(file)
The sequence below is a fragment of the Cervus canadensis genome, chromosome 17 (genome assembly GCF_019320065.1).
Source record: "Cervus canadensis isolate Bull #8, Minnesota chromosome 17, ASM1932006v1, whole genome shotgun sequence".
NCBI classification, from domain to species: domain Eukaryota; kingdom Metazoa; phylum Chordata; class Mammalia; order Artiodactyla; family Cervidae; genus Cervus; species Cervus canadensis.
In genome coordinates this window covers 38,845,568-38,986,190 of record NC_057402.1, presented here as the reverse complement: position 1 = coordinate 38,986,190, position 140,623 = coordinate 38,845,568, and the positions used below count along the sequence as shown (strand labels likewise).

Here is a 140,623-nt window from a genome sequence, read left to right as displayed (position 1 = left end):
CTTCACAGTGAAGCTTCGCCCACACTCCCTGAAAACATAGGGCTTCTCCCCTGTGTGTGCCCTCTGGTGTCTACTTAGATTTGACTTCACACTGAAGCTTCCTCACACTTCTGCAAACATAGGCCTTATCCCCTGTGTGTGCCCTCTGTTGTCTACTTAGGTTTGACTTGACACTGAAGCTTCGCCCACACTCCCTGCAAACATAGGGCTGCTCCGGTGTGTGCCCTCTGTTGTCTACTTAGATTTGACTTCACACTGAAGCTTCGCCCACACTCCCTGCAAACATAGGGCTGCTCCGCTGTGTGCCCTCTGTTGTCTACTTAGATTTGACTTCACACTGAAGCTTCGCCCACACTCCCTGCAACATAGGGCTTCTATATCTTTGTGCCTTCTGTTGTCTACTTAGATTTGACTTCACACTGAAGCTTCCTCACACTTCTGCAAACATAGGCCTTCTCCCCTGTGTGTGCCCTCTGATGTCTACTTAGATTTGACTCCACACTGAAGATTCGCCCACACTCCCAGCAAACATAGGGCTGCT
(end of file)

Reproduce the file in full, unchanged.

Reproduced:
The sequence below is a fragment of the Cervus canadensis genome, chromosome 17 (genome assembly GCF_019320065.1).
Source record: "Cervus canadensis isolate Bull #8, Minnesota chromosome 17, ASM1932006v1, whole genome shotgun sequence".
NCBI classification, from domain to species: domain Eukaryota; kingdom Metazoa; phylum Chordata; class Mammalia; order Artiodactyla; family Cervidae; genus Cervus; species Cervus canadensis.
In genome coordinates this window covers 38,845,568-38,986,190 of record NC_057402.1, presented here as the reverse complement: position 1 = coordinate 38,986,190, position 140,623 = coordinate 38,845,568, and the positions used below count along the sequence as shown (strand labels likewise).

Here is a 140,623-nt window from a genome sequence, read left to right as displayed (position 1 = left end):
CTTCACAGTGAAGCTTCGCCCACACTCCCTGAAAACATAGGGCTTCTCCCCTGTGTGTGCCCTCTGGTGTCTACTTAGATTTGACTTCACACTGAAGCTTCCTCACACTTCTGCAAACATAGGCCTTATCCCCTGTGTGTGCCCTCTGTTGTCTACTTAGGTTTGACTTGACACTGAAGCTTCGCCCACACTCCCTGCAAACATAGGGCTGCTCCGGTGTGTGCCCTCTGTTGTCTACTTAGATTTGACTTCACACTGAAGCTTCGCCCACACTCCCTGCAAACATAGGGCTGCTCCGCTGTGTGCCCTCTGTTGTCTACTTAGATTTGACTTCACACTGAAGCTTCGCCCACACTCCCTGCAACATAGGGCTTCTATATCTTTGTGCCTTCTGTTGTCTACTTAGATTTGACTTCACACTGAAGCTTCCTCACACTTCTGCAAACATAGGCCTTCTCCCCTGTGTGTGCCCTCTGATGTCTACTTAGATTTGACTCCACACTGAAGATTCGCCCACACTCCCAGCAAACATAGGGCTGCT